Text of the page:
What Does the Color of Menstrual Blood Reveal About Your Health?

July 27, 2018
The more a woman knows about her body's biological processes, the better she can optimise her bodily functions and improve her well-being.

The color of menstrual blood is an indicator of your state of health. This is because menstrual blood is made up of bodily waste such as lipids, proteins, hormones (including progesterone), stem cells, water, dead cells from the uterine lining, and organic toxins.

Basically, menstrual blood combines all the waste brought about by a woman’s lifestyle. These factors can range from her diet, or daily activities, to the products she uses.

But how well do you know your cycle? Have you ever analysed the color?

Having a period can become so mundane that you may not have every considered these details. However, it’s important to ask, what is the color of your menstruation?

There are 3 key aspects that you shouldn’t ignore: the amount of blood, the color, and the consistency. What’s normal? How do you know that there’s nothing to worry about? Do you really need to check these three things every month?


In this article, we’ll tell you more.

Pay Attention to the Colour of the Blood, and also to:

  • The amount of blood. Some periods are very light, and others are very heavy, which is completely normal. As long as it’s consistent. But if it changes suddenly, pay attention. If you’re not getting enough fluids your period will be light. However, if it’s very heavy it could be that you have a problem with one of your organs.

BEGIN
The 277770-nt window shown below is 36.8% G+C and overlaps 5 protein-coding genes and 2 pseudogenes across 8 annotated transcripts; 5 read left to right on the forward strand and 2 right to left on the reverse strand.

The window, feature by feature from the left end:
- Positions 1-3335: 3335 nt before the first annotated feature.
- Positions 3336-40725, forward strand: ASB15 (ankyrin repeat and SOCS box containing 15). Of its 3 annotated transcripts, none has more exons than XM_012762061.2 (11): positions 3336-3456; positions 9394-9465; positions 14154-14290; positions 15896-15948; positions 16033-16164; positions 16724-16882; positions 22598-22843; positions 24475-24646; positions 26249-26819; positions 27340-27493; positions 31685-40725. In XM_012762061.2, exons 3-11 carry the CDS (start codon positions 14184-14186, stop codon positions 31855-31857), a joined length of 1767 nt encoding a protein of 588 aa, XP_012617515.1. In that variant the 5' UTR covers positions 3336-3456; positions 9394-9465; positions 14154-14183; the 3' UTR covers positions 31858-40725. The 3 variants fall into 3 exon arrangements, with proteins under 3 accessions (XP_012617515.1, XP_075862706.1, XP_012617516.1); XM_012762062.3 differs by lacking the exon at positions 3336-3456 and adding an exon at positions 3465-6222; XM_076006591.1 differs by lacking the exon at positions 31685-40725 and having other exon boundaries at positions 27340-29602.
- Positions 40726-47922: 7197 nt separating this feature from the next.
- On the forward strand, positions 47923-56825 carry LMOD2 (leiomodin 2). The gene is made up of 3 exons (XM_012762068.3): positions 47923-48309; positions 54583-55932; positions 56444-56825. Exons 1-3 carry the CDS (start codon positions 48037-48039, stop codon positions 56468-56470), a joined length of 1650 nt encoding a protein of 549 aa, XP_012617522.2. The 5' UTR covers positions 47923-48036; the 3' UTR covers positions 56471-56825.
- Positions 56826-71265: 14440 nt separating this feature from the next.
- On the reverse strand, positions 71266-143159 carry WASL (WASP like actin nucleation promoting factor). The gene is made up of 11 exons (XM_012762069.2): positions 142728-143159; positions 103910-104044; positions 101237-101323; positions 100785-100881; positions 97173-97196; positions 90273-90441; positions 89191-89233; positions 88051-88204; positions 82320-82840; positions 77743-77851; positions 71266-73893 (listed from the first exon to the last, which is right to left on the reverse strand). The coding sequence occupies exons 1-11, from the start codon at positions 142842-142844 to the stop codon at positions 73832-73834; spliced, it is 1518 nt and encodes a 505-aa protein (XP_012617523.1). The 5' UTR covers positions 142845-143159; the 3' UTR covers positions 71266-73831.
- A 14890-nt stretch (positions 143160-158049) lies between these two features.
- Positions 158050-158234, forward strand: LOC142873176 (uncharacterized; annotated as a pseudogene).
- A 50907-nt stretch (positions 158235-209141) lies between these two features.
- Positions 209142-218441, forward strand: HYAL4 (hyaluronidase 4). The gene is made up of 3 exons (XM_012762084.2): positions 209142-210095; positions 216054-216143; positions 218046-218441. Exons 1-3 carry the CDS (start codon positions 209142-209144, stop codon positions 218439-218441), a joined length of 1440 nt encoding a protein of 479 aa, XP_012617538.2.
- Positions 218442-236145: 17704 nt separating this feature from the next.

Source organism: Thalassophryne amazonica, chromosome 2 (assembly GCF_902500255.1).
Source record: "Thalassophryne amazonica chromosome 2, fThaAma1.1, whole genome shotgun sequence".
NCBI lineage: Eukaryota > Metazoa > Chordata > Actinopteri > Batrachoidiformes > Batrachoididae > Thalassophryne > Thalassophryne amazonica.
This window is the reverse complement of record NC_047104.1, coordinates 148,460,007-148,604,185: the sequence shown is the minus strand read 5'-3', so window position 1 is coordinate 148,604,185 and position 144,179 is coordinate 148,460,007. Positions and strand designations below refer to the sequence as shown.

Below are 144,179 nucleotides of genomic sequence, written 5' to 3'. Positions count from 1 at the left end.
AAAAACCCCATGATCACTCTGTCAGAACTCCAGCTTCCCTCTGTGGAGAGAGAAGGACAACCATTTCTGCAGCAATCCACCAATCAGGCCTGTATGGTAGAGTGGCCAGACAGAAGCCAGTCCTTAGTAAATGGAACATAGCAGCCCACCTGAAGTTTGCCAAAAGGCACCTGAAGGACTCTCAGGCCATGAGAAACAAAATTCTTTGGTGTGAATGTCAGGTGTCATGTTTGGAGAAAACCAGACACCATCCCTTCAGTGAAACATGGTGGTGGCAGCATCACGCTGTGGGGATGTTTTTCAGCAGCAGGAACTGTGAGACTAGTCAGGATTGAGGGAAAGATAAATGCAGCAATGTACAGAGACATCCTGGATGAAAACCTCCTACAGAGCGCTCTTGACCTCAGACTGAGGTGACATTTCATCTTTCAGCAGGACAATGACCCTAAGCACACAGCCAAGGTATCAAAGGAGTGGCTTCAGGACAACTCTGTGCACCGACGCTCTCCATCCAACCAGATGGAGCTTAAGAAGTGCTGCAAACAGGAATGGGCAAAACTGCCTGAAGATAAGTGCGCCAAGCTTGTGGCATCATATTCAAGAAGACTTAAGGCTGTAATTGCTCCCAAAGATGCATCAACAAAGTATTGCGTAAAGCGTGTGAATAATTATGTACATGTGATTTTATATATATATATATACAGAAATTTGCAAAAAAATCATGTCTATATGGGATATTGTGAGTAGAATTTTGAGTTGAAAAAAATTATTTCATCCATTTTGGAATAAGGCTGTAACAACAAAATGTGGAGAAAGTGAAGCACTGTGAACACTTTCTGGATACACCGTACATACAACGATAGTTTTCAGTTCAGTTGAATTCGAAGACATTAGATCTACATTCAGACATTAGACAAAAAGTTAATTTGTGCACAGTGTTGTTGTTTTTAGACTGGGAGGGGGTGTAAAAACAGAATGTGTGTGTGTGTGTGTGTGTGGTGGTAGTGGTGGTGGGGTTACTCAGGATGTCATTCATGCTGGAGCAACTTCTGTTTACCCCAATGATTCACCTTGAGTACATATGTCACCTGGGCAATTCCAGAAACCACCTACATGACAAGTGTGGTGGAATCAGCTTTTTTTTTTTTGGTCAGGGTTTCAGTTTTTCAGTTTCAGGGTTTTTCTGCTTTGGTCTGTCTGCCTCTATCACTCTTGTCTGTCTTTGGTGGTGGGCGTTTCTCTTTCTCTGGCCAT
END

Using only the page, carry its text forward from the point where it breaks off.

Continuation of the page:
• Why does the color change? Generally, this depends upon your liver. If it’s not well hydrated or experiences higher temperatures, the color will change.
  • Consistency. When your body expels menstrual fluid, it’s getting rid of energy stored in the body. If you’re doing exhausting activities, the fluid will be more liquid. On the other hand, if you have clots this could be due to stress.

Pinkish Colour

Color of Menstrual Blood

Often, this type of bleeding lasts more than two days. If you experience this regularly, it could be a sign or weakness and low defences.

However, if suddenly the color of the blood is temporarily pinkish and then returns to normal, it’s possibly sign of an early pregnancy. Otherwise, it could be a sign or hormonal changes or an infection.

Intense Red Colour

An intense color of menstrual fluid means that it’s just been expelled. It has a light consistency and is common. There’s nothing to worry about.

Dark Red

A woman lying down with a hot water bottle

If your menstrual blood has a purple hue and a ‘dry’ flow, this means that the waste is old. For some reason, it stayed in the uterus for longer and has taken a darker color. At the beginning of your period, you may expel blood from your previous cycle.

Dark Brown

This kind of vaginal discharge is completely normal at the end of your period. There will be little flow. It consists of the final residue. Generally, it’s uterine tissue that needs to be expelled for it to regenerate.

Orange

A sanitary towel and tampon on a calendar

It’s sometimes possible for the blood in the cervix to mix with menstrual blood. This means you’ll see a mixed fluid with orange and red colors. If the orange color is stronger, you should go to a gynaecologist, as it’s possible that you have an infection.

Tips for a Good Cycle

  • Drink at least 6-8 glasses of water per day.
  • Watch what you eat. Sudden changes in your eating patterns change your emotions and physical state. We recommend you eat foods rich in tryptophan like cereals, bread, and rice. All of these help the production of serotonin. It’ll also improve your mood.
    • Avoid fatty foods. Junk food and menstrual fluid do not go together well. Junk food is a trigger for constipation and a reduction in oestrogen.
    • It’s worth trying some hot teas to help your blood circulation, reduce pain, and reduce inflammation.
  • Get enough sleep each night. It’s important to rest to strengthen your defences, improve digestion, and have good heart function.
  • Do physical exercise. Getting out in the fresh air does a great deal to help reduce stress and anxiety. Furthermore, if you do exercise outside or at the gym, your body releases endorphins which relieve pain and make you feel good.
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